A familiar face is back in the cryptocurrency ecosystem. Enticed by the prospect of quick profits in a rapidly appreciating asset class, retail investors are returning for a second innings to the crypto ecosystem. The 2017 bull run in crypto markets was largely powered by retail investors. At that time, their entry helped bump Bitcoin (BTCUSD) into mainstream consciousness and spiked its price volatility. But the circumstances this time around may be different.

Key Takeaways

  • Retail investors, who powered the first bull run in cryptocurrencies, are making a comeback into the ecosystem.
  • Unlike last time, when they exited after booking profits, retail investors might be into crypto for the long haul this time around.

More Users and Trading Volumes

Following a price coma that lasted more than two years, Bitcoin has become a popular investment tool with mainstream investors thanks to digital platforms. Google searches for Bitcoin have reached crypto mania levels, and trending Twitter topics have helped highlight price surges for the cryptocurrency. eToro, a crypto trading platform, reported the addition of 200,000 new users in the first week of this year.

Out of that figure, the company stated that it had 61% and 49% more unique Bitcoin and Ether (ETHUSD) holders as compared to last year. Not surprisingly, trading volumes at the Israel-based firm jumped by 10 times as compared to the same period from last year.

In the United States, several prominent exchanges such as Coinbase and Kraken suffered outages due to a surge of interest, some of it presumably from new users, in cryptocurrency trading at their venues. Revolut, a U.K.-based banking and trading app, witnessed an influx of 300,000 new crypto customers in the past month. Meanwhile, online payments company PayPal Holdings, Inc. (PYPL), which launched crypto facilities for its users last year, is also reported to have cleared $242 million of crypto sales—a record—in one day recently.

Another Repeat of 2017?

Some commentators are referring to the entry of retail investors and PayPal numbers as a sign of mainstream adoption for cryptocurrencies. But that might be a stretch. Retail investors and traders exited crypto markets after booking profits during the previous bull run. They might do the same this time as well. The pseudonymous nature of Bitcoin transactions, in which real identities are obscured by crypto addresses that may or may not belong to the same entity, also means that analysts should leaven their assessment of crypto figures with a healthy dash of skepticism.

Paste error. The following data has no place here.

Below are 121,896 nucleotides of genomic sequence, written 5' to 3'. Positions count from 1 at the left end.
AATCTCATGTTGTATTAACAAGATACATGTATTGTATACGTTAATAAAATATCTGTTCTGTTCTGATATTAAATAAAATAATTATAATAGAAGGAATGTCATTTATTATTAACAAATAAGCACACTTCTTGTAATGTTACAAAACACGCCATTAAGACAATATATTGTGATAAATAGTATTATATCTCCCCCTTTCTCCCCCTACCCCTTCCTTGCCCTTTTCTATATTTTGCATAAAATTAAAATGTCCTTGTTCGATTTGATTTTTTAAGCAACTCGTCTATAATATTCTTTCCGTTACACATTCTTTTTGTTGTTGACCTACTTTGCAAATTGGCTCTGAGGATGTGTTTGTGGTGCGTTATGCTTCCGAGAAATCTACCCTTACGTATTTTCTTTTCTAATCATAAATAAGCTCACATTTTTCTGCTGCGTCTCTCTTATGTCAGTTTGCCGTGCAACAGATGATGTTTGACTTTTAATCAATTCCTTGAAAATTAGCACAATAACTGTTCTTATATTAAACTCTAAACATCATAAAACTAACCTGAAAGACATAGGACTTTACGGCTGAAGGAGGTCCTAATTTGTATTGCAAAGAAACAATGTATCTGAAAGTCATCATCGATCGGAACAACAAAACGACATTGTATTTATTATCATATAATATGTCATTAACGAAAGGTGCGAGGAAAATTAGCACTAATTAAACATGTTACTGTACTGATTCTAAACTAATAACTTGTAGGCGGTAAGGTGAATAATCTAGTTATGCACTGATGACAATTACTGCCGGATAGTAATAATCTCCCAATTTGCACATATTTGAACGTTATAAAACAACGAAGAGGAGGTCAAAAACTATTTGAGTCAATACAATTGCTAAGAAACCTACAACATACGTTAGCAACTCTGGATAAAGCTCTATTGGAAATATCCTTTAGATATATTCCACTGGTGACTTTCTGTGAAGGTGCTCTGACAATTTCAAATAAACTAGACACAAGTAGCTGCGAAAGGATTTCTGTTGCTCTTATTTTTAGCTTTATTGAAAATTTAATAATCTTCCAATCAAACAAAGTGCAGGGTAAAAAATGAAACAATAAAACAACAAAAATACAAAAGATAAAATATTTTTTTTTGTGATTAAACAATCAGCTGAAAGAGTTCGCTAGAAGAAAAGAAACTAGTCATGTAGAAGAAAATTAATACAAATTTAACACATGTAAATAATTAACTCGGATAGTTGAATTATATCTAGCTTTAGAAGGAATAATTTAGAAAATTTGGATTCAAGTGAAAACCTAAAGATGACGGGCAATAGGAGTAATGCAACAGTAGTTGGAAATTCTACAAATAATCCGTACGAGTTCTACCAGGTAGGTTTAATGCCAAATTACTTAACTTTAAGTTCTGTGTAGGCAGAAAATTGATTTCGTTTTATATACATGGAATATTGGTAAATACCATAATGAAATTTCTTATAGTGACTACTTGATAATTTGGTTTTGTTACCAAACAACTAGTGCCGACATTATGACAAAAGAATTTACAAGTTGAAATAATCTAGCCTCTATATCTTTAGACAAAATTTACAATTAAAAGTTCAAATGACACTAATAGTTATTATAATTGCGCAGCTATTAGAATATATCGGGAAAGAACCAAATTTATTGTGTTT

As much as the cryptocurrency ecosystem seems similar to 2017, however, its underlying fundamentals have changed. During the previous bull run in crypto markets, small trades by retail investors ratcheted up Bitcoin's price volatility. Without much underlying liquidity, prices moved in a haphazard fashion, skyrocketing and crashing alternately, as traders moved cash in or out of the crypto ecosystem.

The current rally in cryptocurrency prices has occurred in a different landscape. Institutional investors are slowly but surely making their way into the crypto ecosystem. Their presence has brought much-needed liquidity to crypto markets, making them less susceptible to wild price swings due to small trades.

The regulatory guardrails for retail investors to dabble in Bitcoin this time are also stronger. For example, the U.K.'s Financial Conduct Authority (FCA) started a temporary registration regime last month for investors to verify whether crypto trading firms are registered with the regulator. In the United States, the Office of the Comptroller of Currency (OCC) has issued notices favorable to cryptocurrencies, and a new SEC chief, familiar with blockchain and cryptocurrencies is expected to take over from former chair Jay Clayton, who was widely reviled by crypto enthusiasts for his harsh statements about cryptocurrencies.

All of this means that retail investors may not leave crypto markets anytime soon.